The Damage to Germany after World War Two and its Reconstruction

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The Damage to Germany after World War Two and its Reconstruction

Every time there is a war at least one country has to deal with the consequences left behind. After World War II numerous countries had to face reconstruction because they were damaged economically as well as physically. One of these countries was Germany. During the reconstruction of the country a large number of foreign laborers, also known as “Gastarbeiter”, came to Germany due to the shortage of a native workforce. After the economy stabilized Germany kept importing labor rather than taking industry, capital and jobs offshore in search of lower labor costs. Workers, especially from Turkey, Yugoslavia, Poland, Italy and Greece came with their families to seek work.
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At first, a residence permit is granted for one year only and is tied to designated employment. A foreigner who has been in Germany legally for at least five years and is considered to have integrated himself into the economic and social life is eligible to receive a domicile permit (Aufenthaltsberechtigung). Once granted, the permit allows its holder to move within the country without restrictions. Work permits are issued by the federal Labor Office (Bundesanstalt fur Arbeit). All aliens intending to work in Germany need a work permit. There are two classes of work permits. One is a general permit, issued normally for one year and “geared to the labor conditions prevailing, or to special needs of certain industries.” The other permit is a special work permit (Besondere Arbeitserlaubnis), issued to aliens “who have had a steady employment record for the preceding five years, or who have been living in Germany legally for the last eight years or more or who are married to a German citizen” (Bhagwati 1984, 279).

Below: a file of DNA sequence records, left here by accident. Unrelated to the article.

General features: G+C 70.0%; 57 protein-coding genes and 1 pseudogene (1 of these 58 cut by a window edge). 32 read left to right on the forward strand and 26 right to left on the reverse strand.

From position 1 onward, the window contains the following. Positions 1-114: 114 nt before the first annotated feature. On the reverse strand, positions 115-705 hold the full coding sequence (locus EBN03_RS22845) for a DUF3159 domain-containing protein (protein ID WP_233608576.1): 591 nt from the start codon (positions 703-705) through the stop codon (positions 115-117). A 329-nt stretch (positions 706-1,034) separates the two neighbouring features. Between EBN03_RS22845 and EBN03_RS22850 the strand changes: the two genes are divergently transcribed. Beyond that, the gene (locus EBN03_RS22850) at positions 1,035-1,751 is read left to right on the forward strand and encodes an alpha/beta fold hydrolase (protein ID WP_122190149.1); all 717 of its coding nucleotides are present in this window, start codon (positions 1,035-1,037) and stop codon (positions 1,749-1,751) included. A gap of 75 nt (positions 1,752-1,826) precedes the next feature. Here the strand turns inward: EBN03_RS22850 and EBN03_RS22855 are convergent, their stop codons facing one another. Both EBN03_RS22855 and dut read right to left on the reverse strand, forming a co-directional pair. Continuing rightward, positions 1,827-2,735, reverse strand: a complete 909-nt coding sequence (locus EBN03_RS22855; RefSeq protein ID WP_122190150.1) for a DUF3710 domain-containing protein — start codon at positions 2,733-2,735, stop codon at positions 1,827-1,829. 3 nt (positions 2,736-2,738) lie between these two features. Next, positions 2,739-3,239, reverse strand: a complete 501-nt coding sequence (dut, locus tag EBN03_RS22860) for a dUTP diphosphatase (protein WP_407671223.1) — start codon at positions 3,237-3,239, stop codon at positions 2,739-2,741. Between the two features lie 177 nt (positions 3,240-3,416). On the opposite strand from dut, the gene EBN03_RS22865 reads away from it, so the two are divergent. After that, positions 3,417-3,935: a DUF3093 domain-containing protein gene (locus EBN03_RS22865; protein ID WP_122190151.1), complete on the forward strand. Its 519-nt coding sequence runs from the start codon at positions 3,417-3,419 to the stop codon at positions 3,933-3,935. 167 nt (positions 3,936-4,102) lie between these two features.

The majority of the German people thought, and still thinks today, that if there are no foreign workers, there will be considerable less unemployment. This is a tolerable thought but this problem has also to be looked at from a different perspective. The article, “A Whiff of Xenophobia” states, that “While the German economic miracle was in full swing, the Gastarbeiter (guest worker) were regarded as a necessary, if not always desirable,
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